Section 76 testifies. Two eyewitnesses repeatedly declare what they saw, heard, and understood. “I know God,” Sidney Rigdon testified in conference in April 1844. “I have gazed upon the glory of God, the throne, the visions, and glories of God.”3 Such testimony can be rejected but not discredited. It is powerful evidence.
Wilford Woodruff read section 76 before he ever met Joseph. “It had given me more light and more knowledge with regard to the dealings of God with men than all the revelation I had ever read in the Bible or anywhere else,” he said. Wilford “had been taught that there was one heaven and one hell,” and that those who were baptized would go to heaven and those who were not would go to hell. Personal righteousness made no difference. “That was the kind of teaching I heard in my boyhood,” he noted. “I did not believe one word of it then.” He said section 76 “opened my eyes. It showed me the power of God and the righteousness of God in dealing with the human family. Before I saw Joseph I said I did not care how old he was, or how young he was; I did not care how he looked.” Wilford knew that only one thing mattered about Joseph. “The man that advanced that revelation was a prophet of God,” Wilford wrote. “I knew it for myself.”4
1. E. Brooks Hollifield, Theology in America: Christian Thought from the Age of the Puritans to the Civil War (New Haven: Yale University Press, 2003), 335. Richard Bushman calls such texts “exaltation revelations.” Joseph Smith: Rough Stone Rolling (New York: Knopf, 2005), 195.
2. Elder Boyd K. Packer, “The Brilliant Morning of Forgiveness,” Ensign (November 1995): 18.
3. Times and Seasons, 5:522–6. History of the Church, 6:290.
4. Deseret Weekly News, (43:2), page 321.
From Doctrine and Covenants Minute
No revelation given in this dispensation demonstrates the importance of Joseph Smith’s translation of the Bible than does Doctrine and Covenants 76. One simple verse, John 5:29, sparked this panoramic vision of the afterlife and the final state of men and women. An introductory note in the earliest manuscript of the vision summarizes it as “concerning the church of the first born and concerning the economy of God and his vast creation throughout all eternity.”1 A later revelation defined the “church of the Firstborn” as “all those who are begotten through me [Jesus Christ] are partakers of the glory of the same” (D&C 93:22). An 1828 dictionary defines economy as “primarily, the management, regulation and government of a family or the concerns of a household.”2 The aim of the vision is nothing less than to show the final fate of the righteous and to show how God governs and regulates His family.
Most of the information we know about how the vision was received comes from Philo Dibble, who was present while the vision was received in the John Johnson home. Elder Dibble relates “that Joseph and Sidney were in the spirit and saw the heavens open, there were other men in the room, perhaps twelve, among whom I was one during a part of the time—probably two-thirds of the time,—I saw the glory and felt the power but did not see the vision.” Philo recorded that “Joseph would, at intervals, say: ‘What do I see?’ as one might say while looking out the window and beholding what all in the room could not see. Then he would relate what he had seen or what he was looking at. Then Sidney replied, ‘I see the same.’ Presently Sidney would say ‘what do I see?’ and would repeat what he had seen or was seeing, and Joseph would reply, ‘I see the same.’”3 Philo continued, saying,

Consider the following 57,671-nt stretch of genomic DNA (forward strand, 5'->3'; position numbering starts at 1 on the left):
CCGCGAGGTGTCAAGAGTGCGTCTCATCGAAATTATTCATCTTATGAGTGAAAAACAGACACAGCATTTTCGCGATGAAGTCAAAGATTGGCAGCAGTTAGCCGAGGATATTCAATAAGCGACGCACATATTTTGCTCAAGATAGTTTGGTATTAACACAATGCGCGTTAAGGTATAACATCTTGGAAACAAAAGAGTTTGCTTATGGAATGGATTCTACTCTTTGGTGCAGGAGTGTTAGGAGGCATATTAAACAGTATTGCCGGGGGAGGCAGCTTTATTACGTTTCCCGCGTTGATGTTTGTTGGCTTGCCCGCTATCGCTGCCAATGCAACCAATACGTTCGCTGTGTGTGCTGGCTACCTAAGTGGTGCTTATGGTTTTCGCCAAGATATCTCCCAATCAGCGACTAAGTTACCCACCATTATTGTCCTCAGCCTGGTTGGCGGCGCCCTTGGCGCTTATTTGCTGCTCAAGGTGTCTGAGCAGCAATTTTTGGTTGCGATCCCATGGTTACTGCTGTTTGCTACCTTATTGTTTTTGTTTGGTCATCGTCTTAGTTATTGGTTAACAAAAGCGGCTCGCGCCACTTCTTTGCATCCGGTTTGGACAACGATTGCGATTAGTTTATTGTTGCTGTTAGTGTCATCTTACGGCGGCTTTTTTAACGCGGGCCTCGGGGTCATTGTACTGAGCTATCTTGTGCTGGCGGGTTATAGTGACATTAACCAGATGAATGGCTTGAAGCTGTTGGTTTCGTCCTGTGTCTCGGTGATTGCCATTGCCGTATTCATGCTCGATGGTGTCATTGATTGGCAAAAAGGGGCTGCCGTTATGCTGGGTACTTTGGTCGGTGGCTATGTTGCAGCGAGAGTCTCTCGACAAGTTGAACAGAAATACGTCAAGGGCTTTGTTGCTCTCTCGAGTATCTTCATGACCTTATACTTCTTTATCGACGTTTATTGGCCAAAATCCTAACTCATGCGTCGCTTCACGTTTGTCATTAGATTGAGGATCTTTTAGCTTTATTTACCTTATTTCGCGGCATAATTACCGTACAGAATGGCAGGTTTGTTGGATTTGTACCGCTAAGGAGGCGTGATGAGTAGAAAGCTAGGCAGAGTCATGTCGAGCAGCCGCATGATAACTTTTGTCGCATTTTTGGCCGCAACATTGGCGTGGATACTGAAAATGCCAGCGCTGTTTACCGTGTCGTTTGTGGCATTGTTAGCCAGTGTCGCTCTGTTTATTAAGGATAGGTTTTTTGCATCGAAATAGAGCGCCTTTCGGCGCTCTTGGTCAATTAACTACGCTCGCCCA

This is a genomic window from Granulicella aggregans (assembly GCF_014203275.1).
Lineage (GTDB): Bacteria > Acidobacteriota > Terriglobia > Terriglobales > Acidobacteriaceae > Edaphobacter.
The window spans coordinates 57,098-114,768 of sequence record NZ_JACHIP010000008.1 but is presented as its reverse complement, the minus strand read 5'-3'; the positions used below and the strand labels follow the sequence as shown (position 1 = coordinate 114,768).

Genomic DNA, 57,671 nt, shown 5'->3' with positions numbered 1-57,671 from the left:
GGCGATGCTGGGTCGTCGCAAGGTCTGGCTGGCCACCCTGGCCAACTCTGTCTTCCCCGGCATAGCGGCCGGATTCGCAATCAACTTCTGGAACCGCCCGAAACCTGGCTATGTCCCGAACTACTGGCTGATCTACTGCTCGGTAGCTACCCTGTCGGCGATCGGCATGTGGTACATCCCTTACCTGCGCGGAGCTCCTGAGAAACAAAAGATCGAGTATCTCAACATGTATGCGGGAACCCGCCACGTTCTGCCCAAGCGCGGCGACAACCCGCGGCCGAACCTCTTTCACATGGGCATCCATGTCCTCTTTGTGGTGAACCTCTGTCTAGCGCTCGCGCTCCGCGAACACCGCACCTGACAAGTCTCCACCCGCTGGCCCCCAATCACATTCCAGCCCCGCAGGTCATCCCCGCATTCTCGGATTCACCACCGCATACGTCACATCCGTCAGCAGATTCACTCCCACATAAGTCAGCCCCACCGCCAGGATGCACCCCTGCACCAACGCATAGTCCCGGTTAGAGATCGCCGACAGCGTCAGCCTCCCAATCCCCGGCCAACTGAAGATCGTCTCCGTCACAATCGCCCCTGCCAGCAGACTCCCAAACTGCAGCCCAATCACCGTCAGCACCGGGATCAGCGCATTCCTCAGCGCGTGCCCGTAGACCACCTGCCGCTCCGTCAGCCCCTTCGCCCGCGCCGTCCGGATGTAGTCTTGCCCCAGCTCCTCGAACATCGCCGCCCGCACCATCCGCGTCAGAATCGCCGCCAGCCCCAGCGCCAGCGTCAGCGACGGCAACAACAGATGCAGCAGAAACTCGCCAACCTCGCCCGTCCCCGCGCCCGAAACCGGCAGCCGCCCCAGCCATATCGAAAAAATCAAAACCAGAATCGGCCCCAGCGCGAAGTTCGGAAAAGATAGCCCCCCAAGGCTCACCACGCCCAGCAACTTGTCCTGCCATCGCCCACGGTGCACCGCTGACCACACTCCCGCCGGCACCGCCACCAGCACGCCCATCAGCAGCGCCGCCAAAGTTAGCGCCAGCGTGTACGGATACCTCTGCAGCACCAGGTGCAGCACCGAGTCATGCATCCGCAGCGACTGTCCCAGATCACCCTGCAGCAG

This manner of conversation was repeated at short intervals to the end of the vision, and during the whole time not a word was spoken by any other person. Not a sound nor motion made by anyone but Joseph and Sidney, and it seemed to me that they never moved a joint or limb during the time I was there, which I think was over an hour, and to the end of the vision. Joseph sat firmly and calmly all the time in the midst of a magnificent glory, but Sidney sat limp and pale, apparently as limber as a rag, observing which, Joseph remarked, smilingly, “Sidney is not used to it as I am.”4
Philo may not have been present for the entirety of the vision experience, but he did note changes in Joseph Smith’s appearance during the time of the vision. In another recollection he said, “I arrived at Father Johnson’s just as Joseph and Sidney were coming out of the vision alluded to in the Book of Doctrine and Covenants, in which mention is made of the three degrees of glories. Joseph wore black clothes, but at this time seemed to be dressed in an element of glorious white, and his face shone as if it were transparent, but I did not see the same glory attending Sidney.”5
At least four different times in the vision, Joseph Smith and Sidney Rigdon were commanded to write what they saw (D&C 76:28, 49, 80, 113). They recorded the vision shortly after receiving it and signed both of their names at the end. Sidney signed first, indicating that he was most likely the scribe; however, the earliest copy of the vision we have is in the handwriting of Frederick G. Williams. In his own history, Joseph Smith introduced the vision by writing, “From sundry revelations which had been received, it was apparent that many important points, touching the Salvation of man, had been taken from the Bible, or lost before it was compiled. It appeared self-evident from what truths were left, that if God rewarded everyone according to the deeds done in the body, the term ‘heaven,’ as intended for the Saints eternal home, must include more kingdoms than one. Accordingly, on the 16th of February, 1832. while translating St John’s Gospel, myself and Elder [Sidney] Rigdon Saw the following [D&C 76].”6
1. Vision, 16 February 1832 [D&C 76], JSP.
2. “Economy,” Webster’s 1828 Dictionary.
3. Philo Dibble, “Recollections of the Prophet Joseph Smith,” Juvenile Instructor, 27 (1892).
4. Dibble, “Recollections of the Prophet Joseph Smith,” Juvenile Instructor, 27 (1892).
5. Philo Dibble, “Philo Dibble’s Narrative,” Four Faith Promoting Classics, 1968, pp. 74–96.
6. JS History, vol. A-1, p. 183, JSP.